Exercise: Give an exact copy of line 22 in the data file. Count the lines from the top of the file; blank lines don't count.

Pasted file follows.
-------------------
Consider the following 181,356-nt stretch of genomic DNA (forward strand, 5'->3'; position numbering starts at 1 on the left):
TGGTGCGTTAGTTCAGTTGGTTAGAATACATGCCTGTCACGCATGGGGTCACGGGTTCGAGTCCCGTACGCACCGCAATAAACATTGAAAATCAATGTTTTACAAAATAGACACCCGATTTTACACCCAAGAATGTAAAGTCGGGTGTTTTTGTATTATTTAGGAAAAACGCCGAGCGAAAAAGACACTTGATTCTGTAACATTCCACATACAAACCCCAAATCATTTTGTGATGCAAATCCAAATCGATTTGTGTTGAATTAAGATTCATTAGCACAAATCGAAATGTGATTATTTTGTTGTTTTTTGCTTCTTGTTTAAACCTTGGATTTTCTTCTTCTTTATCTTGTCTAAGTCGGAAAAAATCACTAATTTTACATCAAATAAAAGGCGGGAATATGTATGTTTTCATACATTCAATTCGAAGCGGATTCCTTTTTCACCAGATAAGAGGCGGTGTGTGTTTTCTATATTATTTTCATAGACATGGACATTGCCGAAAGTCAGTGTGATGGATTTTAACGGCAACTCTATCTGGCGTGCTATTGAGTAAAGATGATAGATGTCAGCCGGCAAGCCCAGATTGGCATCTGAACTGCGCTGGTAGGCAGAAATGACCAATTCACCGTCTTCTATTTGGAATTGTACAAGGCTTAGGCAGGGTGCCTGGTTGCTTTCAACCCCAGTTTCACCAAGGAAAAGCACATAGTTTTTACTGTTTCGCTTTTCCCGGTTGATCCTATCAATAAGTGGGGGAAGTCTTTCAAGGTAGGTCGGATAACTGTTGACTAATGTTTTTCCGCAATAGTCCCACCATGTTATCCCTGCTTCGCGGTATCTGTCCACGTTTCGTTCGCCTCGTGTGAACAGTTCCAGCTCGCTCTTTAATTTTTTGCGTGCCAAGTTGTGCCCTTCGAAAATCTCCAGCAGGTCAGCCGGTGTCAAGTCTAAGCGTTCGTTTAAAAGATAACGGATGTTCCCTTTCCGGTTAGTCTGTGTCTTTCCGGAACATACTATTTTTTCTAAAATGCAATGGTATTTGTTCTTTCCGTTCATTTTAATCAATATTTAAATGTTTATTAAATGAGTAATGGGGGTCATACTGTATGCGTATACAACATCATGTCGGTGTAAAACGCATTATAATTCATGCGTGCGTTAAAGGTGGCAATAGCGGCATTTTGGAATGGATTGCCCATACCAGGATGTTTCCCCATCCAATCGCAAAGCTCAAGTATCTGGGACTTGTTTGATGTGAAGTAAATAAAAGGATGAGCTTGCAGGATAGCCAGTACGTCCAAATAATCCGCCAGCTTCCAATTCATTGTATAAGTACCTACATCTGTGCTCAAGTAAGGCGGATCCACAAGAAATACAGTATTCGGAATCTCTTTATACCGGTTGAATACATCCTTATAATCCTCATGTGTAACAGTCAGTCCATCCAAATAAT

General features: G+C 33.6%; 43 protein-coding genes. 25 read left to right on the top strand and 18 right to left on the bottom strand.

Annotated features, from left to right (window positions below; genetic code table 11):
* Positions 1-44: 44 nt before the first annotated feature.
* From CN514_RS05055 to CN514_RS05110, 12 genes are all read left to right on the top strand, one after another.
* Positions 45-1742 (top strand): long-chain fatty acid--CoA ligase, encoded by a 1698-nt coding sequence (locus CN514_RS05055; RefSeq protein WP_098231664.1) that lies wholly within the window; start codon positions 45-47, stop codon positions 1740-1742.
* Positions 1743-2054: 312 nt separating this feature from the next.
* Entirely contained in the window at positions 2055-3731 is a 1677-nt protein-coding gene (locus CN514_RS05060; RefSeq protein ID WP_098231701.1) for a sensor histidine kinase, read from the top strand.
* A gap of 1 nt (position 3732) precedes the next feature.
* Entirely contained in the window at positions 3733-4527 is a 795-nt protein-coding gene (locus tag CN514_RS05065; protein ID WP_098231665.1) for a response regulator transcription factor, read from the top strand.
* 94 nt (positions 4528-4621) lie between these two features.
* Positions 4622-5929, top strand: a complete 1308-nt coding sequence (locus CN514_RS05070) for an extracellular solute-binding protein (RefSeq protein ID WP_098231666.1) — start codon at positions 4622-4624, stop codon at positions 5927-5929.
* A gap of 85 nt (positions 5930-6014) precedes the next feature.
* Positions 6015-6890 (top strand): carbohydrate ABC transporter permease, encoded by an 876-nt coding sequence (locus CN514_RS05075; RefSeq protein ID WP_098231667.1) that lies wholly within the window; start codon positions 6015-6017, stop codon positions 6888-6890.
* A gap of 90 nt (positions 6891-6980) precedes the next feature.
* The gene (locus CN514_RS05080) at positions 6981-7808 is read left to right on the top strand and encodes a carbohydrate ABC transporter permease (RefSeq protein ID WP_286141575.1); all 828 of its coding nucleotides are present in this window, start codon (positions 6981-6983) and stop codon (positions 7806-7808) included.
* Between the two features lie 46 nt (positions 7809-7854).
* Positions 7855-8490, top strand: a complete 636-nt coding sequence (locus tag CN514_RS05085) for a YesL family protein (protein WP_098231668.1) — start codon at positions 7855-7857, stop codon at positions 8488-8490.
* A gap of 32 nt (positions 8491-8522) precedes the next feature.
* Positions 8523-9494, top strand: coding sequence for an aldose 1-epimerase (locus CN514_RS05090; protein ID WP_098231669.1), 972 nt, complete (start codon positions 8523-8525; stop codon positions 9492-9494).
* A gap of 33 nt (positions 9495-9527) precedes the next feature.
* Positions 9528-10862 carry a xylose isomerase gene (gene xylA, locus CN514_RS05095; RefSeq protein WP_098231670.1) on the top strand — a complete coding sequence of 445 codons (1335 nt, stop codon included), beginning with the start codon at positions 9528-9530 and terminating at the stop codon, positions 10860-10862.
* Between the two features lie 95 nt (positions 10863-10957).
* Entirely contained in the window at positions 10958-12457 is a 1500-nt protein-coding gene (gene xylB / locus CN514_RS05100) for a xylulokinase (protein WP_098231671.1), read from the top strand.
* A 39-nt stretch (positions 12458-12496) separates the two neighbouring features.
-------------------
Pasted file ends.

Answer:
* A gap of 33 nt (positions 9495-9527) precedes the next feature.